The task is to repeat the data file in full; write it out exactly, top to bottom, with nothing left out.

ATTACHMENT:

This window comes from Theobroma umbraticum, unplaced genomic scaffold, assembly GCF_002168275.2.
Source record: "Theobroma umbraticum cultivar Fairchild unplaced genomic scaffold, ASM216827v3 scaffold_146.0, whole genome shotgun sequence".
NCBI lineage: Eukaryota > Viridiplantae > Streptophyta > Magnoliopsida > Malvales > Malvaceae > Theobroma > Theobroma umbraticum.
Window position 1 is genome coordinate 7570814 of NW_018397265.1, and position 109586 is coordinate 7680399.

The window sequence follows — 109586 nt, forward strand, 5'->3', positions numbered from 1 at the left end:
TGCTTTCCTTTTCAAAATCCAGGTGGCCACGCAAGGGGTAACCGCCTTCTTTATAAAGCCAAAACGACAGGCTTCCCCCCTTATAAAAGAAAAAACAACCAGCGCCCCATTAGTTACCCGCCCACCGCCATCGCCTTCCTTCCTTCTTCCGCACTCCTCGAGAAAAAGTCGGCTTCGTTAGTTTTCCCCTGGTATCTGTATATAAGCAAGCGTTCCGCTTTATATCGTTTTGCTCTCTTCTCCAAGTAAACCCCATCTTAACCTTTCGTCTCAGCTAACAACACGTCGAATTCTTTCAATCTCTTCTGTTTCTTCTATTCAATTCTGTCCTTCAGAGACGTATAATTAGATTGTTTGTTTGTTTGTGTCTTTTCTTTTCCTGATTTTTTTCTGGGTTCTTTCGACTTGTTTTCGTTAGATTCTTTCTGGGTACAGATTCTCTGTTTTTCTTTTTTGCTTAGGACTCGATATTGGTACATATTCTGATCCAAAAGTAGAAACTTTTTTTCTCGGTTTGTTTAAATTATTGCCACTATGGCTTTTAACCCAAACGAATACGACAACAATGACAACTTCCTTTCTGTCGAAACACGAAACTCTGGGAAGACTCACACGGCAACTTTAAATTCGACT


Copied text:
This window comes from Theobroma umbraticum, unplaced genomic scaffold, assembly GCF_002168275.2.
Source record: "Theobroma umbraticum cultivar Fairchild unplaced genomic scaffold, ASM216827v3 scaffold_146.0, whole genome shotgun sequence".
NCBI lineage: Eukaryota > Viridiplantae > Streptophyta > Magnoliopsida > Malvales > Malvaceae > Theobroma > Theobroma umbraticum.
Window position 1 is genome coordinate 7570814 of NW_018397265.1, and position 109586 is coordinate 7680399.

The window sequence follows — 109586 nt, forward strand, 5'->3', positions numbered from 1 at the left end:
TGCTTTCCTTTTCAAAATCCAGGTGGCCACGCAAGGGGTAACCGCCTTCTTTATAAAGCCAAAACGACAGGCTTCCCCCCTTATAAAAGAAAAAACAACCAGCGCCCCATTAGTTACCCGCCCACCGCCATCGCCTTCCTTCCTTCTTCCGCACTCCTCGAGAAAAAGTCGGCTTCGTTAGTTTTCCCCTGGTATCTGTATATAAGCAAGCGTTCCGCTTTATATCGTTTTGCTCTCTTCTCCAAGTAAACCCCATCTTAACCTTTCGTCTCAGCTAACAACACGTCGAATTCTTTCAATCTCTTCTGTTTCTTCTATTCAATTCTGTCCTTCAGAGACGTATAATTAGATTGTTTGTTTGTTTGTGTCTTTTCTTTTCCTGATTTTTTTCTGGGTTCTTTCGACTTGTTTTCGTTAGATTCTTTCTGGGTACAGATTCTCTGTTTTTCTTTTTTGCTTAGGACTCGATATTGGTACATATTCTGATCCAAAAGTAGAAACTTTTTTTCTCGGTTTGTTTAAATTATTGCCACTATGGCTTTTAACCCAAACGAATACGACAACAATGACAACTTCCTTTCTGTCGAAACACGAAACTCTGGGAAGACTCACACGGCAACTTTAAATTCGACT